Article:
Other scarcely credible options have also been suggested, such as shooting nuclear waste into space in a rocket or putting it in subduction zones – regions in which the Earth's tectonic plate goes beneath another plate.
Still, it makes sense to continue exploring alternatives – not least because some scientists are concerned about Finland's approach.
There might be wiser people after us who have new ideas about what to do with nuclear waste –Marja-Siitaru Kauppi
Posiva says its theoretical and laboratory studies show that Onkalo will provide long-term protection from nuclear waste. But there are critics concerned about the safety of the KBS-3 disposal concept used at Onkalo.
KBS-3V is based on a multi-barrier principle: spent fuel is contained within three protective barriers: copper canister, bentonite clay and bedrock. The most important barrier is the copper canister, and Onkalo makes the assumption that copper does not corrode under anaerobic conditions – that is, in the absence of oxygen, such as when buried in the bedrock with bentonite clay around it.
But researchers at the Swedish Royal Institute of Technology (KTH) have raised doubts about the corrosion resistance of unalloyed copper canisters: they say their experiments suggest that copper could corrode even under anaerobic conditions.
"You can fill up the tunnels with bentonite clay and rock but nature will do its course," says Peter Szakálos, a chemist at the KTH Royal Institute of Technology in Stockholm. "Water will enter the tunnels and it will corrode copper much faster than the theoretical model predicts."
Corrosion cracks could break up a lot of canisters in Onkalo within a hundred years, Szakálos argues.
Posiva has rejected these claims after conducting its own research into corrosion. A paper by Posiva scientists and independent experts concluded that "stress corrosion of the copper shell is considered unlikely under repository conditions". It also argues that corrosion observed in experimental conditions in a laboratory is not relevant to conditions 450m (1,500ft) below the ground in Onkalo.
We're trying to construct something that should work longer than the homo sapiens has been alive. The time span is mind-boggling – Antti Joutsen
This conflicting evidence has delayed plans to build a repository in Sweden based on the same KBS-3 concept as Onkalo. But in January 2022, the Swedish government gave the green light to building a GDF in Forsmark, about 130km (81 miles) north of Stockholm – a development viewed by Hansen of Posiva as one that should put the copper controversy to bed.
"We have a robust, multi-barrier concept and we're prepared for scenarios that might happen in the next million years," says Hansen. "For example, we looked at what happens if a canister starts leaking early on, what if the clay is wrongly installed, what if there's more water in the tunnels and the water chemistry is different from what we expected. The results of our risk assessments show that we're on the safe side."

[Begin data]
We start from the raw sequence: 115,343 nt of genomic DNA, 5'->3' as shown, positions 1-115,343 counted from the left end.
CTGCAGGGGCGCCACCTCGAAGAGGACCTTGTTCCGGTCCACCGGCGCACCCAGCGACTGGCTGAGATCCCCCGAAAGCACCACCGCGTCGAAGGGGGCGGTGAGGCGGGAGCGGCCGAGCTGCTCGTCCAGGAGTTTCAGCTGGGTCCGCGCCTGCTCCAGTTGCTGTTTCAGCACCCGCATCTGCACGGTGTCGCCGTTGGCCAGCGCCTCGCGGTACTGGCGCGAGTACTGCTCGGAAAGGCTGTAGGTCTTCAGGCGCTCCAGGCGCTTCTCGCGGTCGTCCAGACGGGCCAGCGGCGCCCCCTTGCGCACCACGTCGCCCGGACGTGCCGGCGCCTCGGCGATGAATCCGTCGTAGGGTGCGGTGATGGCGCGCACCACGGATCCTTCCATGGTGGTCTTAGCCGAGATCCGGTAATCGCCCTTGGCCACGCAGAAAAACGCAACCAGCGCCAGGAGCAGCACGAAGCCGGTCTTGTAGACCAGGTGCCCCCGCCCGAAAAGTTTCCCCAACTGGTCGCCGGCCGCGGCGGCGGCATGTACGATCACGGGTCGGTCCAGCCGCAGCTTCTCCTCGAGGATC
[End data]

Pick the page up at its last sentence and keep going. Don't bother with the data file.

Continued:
For now, at least, Finland and Sweden are going ahead with the plans, though Szakalos says there will be more research on copper corrosion.
Both Onkalo and the proposed Swedish facility aim to keep radioactive waste safe for at least 100,000 years. "We're trying to construct something that should work longer than the homo sapiens has been alive," says Joutsen. "The time span is mind-boggling."
When the facility is full, the tunnels will be sealed off, the buildings on the surface demolished and the land restored. "There will be animals, trees and plants, and houses," says Joutsen. He says he would happily buy a plot of land in Onkalo if he were alive in 120 years.
What comes later is more uncertain. It's entirely possible that all knowledge about Onkalo will be lost in a few thousand years.
Social scientists have been wrestling with the challenge of how to communicate with humans, or anyone else that might come after us in deep future, to warn them about the dangers we leave behind. (Read more about how to build a nuclear warning for 10,000 years' time).
One discussion about marking Onkalo centred on trying to find a universally understood sign of danger, should language disappear in the future. The current thinking from Posiva, decision-makers and researchers, however, is not to mark Onkalo at all. "Future generations don't need to know about this," argues Joutsen. "It's so deep and so isolated. There will be a lot of copper and plutonium down here and a sign may encourage people to start digging to retrieve it. A bit like the pyramids in Egypt that were looted by tomb robbers."
No final decision has been made though. There's no rush as the facility will remain open for 100 to 120 years.
Kauppi says it's important to put the debate about marking the site in a perspective that people can relate to. She often reminds her students at the University of Helsinki that radioactivity was discovered only about 120 years ago. "We're now talking about things that could be happening in the next hundreds of thousands of years. We don't even know what could happen in the next hundred years."
Kauppi says she is "very confident" Finland is doing a good job with Onkalo, but believes the door should still be kept open to other solutions.
"There might be wiser people after us who have new ideas about what to do with nuclear waste. They may invent something better. We just have to do our best now, with our current knowledge based on honest research."